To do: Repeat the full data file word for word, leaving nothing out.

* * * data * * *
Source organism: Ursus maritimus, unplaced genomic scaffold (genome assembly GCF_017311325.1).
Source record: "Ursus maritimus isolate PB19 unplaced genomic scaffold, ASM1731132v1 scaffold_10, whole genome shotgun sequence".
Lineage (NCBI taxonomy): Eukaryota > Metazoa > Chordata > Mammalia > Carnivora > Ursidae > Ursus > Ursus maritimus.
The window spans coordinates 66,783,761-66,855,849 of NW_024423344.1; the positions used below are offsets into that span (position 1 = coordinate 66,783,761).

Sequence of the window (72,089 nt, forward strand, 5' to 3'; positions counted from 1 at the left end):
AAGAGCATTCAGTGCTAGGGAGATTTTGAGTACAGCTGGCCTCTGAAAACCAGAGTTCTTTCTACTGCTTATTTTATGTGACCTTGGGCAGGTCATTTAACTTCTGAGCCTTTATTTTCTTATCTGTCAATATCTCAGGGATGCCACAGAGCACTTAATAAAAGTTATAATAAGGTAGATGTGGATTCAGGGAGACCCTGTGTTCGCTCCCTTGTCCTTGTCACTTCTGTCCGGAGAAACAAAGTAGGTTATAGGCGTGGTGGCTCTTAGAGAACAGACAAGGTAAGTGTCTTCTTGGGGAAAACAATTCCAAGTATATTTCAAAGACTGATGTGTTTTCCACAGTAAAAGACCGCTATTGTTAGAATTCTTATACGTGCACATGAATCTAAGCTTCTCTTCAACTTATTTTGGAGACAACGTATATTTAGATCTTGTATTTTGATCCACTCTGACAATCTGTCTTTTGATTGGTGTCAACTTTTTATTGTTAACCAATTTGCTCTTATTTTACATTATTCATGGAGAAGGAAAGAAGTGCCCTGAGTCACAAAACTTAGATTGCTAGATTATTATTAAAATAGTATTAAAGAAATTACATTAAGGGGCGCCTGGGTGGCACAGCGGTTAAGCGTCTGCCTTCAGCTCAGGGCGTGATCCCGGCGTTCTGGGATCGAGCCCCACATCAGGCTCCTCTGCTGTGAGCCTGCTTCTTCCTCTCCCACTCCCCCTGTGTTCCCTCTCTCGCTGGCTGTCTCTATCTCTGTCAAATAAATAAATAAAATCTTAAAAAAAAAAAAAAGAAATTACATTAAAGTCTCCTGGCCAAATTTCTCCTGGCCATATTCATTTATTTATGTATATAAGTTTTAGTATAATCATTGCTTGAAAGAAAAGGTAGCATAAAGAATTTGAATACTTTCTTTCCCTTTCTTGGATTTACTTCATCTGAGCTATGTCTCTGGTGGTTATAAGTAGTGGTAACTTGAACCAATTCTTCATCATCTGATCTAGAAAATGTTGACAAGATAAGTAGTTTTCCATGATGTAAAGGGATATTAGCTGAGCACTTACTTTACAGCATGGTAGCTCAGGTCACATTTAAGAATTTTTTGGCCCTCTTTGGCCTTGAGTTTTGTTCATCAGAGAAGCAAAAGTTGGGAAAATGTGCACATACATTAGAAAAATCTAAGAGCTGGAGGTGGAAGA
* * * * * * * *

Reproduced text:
Source organism: Ursus maritimus, unplaced genomic scaffold (genome assembly GCF_017311325.1).
Source record: "Ursus maritimus isolate PB19 unplaced genomic scaffold, ASM1731132v1 scaffold_10, whole genome shotgun sequence".
Lineage (NCBI taxonomy): Eukaryota > Metazoa > Chordata > Mammalia > Carnivora > Ursidae > Ursus > Ursus maritimus.
The window spans coordinates 66,783,761-66,855,849 of NW_024423344.1; the positions used below are offsets into that span (position 1 = coordinate 66,783,761).

Sequence of the window (72,089 nt, forward strand, 5' to 3'; positions counted from 1 at the left end):
AAGAGCATTCAGTGCTAGGGAGATTTTGAGTACAGCTGGCCTCTGAAAACCAGAGTTCTTTCTACTGCTTATTTTATGTGACCTTGGGCAGGTCATTTAACTTCTGAGCCTTTATTTTCTTATCTGTCAATATCTCAGGGATGCCACAGAGCACTTAATAAAAGTTATAATAAGGTAGATGTGGATTCAGGGAGACCCTGTGTTCGCTCCCTTGTCCTTGTCACTTCTGTCCGGAGAAACAAAGTAGGTTATAGGCGTGGTGGCTCTTAGAGAACAGACAAGGTAAGTGTCTTCTTGGGGAAAACAATTCCAAGTATATTTCAAAGACTGATGTGTTTTCCACAGTAAAAGACCGCTATTGTTAGAATTCTTATACGTGCACATGAATCTAAGCTTCTCTTCAACTTATTTTGGAGACAACGTATATTTAGATCTTGTATTTTGATCCACTCTGACAATCTGTCTTTTGATTGGTGTCAACTTTTTATTGTTAACCAATTTGCTCTTATTTTACATTATTCATGGAGAAGGAAAGAAGTGCCCTGAGTCACAAAACTTAGATTGCTAGATTATTATTAAAATAGTATTAAAGAAATTACATTAAGGGGCGCCTGGGTGGCACAGCGGTTAAGCGTCTGCCTTCAGCTCAGGGCGTGATCCCGGCGTTCTGGGATCGAGCCCCACATCAGGCTCCTCTGCTGTGAGCCTGCTTCTTCCTCTCCCACTCCCCCTGTGTTCCCTCTCTCGCTGGCTGTCTCTATCTCTGTCAAATAAATAAATAAAATCTTAAAAAAAAAAAAAAGAAATTACATTAAAGTCTCCTGGCCAAATTTCTCCTGGCCATATTCATTTATTTATGTATATAAGTTTTAGTATAATCATTGCTTGAAAGAAAAGGTAGCATAAAGAATTTGAATACTTTCTTTCCCTTTCTTGGATTTACTTCATCTGAGCTATGTCTCTGGTGGTTATAAGTAGTGGTAACTTGAACCAATTCTTCATCATCTGATCTAGAAAATGTTGACAAGATAAGTAGTTTTCCATGATGTAAAGGGATATTAGCTGAGCACTTACTTTACAGCATGGTAGCTCAGGTCACATTTAAGAATTTTTTGGCCCTCTTTGGCCTTGAGTTTTGTTCATCAGAGAAGCAAAAGTTGGGAAAATGTGCACATACATTAGAAAAATCTAAGAGCTGGAGGTGGAAGA